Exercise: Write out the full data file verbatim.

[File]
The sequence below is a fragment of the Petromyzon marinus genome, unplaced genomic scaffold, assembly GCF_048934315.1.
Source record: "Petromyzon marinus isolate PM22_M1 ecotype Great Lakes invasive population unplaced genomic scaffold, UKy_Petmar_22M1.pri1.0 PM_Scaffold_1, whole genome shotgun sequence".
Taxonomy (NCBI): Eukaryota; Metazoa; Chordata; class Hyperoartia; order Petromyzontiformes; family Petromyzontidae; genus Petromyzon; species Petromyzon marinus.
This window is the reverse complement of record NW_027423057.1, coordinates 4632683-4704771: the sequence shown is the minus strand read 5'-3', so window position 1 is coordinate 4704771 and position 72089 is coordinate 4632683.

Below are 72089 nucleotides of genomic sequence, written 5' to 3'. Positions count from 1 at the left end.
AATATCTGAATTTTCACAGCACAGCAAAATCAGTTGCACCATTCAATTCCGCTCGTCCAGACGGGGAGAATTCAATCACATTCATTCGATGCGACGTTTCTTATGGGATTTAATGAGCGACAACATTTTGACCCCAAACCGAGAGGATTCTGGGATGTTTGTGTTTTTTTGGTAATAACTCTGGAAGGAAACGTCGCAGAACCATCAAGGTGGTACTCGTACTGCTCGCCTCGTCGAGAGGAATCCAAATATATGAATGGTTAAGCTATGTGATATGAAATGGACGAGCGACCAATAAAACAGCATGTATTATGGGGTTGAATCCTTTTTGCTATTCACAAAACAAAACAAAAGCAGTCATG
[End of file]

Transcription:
The sequence below is a fragment of the Petromyzon marinus genome, unplaced genomic scaffold, assembly GCF_048934315.1.
Source record: "Petromyzon marinus isolate PM22_M1 ecotype Great Lakes invasive population unplaced genomic scaffold, UKy_Petmar_22M1.pri1.0 PM_Scaffold_1, whole genome shotgun sequence".
Taxonomy (NCBI): Eukaryota; Metazoa; Chordata; class Hyperoartia; order Petromyzontiformes; family Petromyzontidae; genus Petromyzon; species Petromyzon marinus.
This window is the reverse complement of record NW_027423057.1, coordinates 4632683-4704771: the sequence shown is the minus strand read 5'-3', so window position 1 is coordinate 4704771 and position 72089 is coordinate 4632683.

Below are 72089 nucleotides of genomic sequence, written 5' to 3'. Positions count from 1 at the left end.
AATATCTGAATTTTCACAGCACAGCAAAATCAGTTGCACCATTCAATTCCGCTCGTCCAGACGGGGAGAATTCAATCACATTCATTCGATGCGACGTTTCTTATGGGATTTAATGAGCGACAACATTTTGACCCCAAACCGAGAGGATTCTGGGATGTTTGTGTTTTTTTGGTAATAACTCTGGAAGGAAACGTCGCAGAACCATCAAGGTGGTACTCGTACTGCTCGCCTCGTCGAGAGGAATCCAAATATATGAATGGTTAAGCTATGTGATATGAAATGGACGAGCGACCAATAAAACAGCATGTATTATGGGGTTGAATCCTTTTTGCTATTCACAAAACAAAACAAAAGCAGTCATG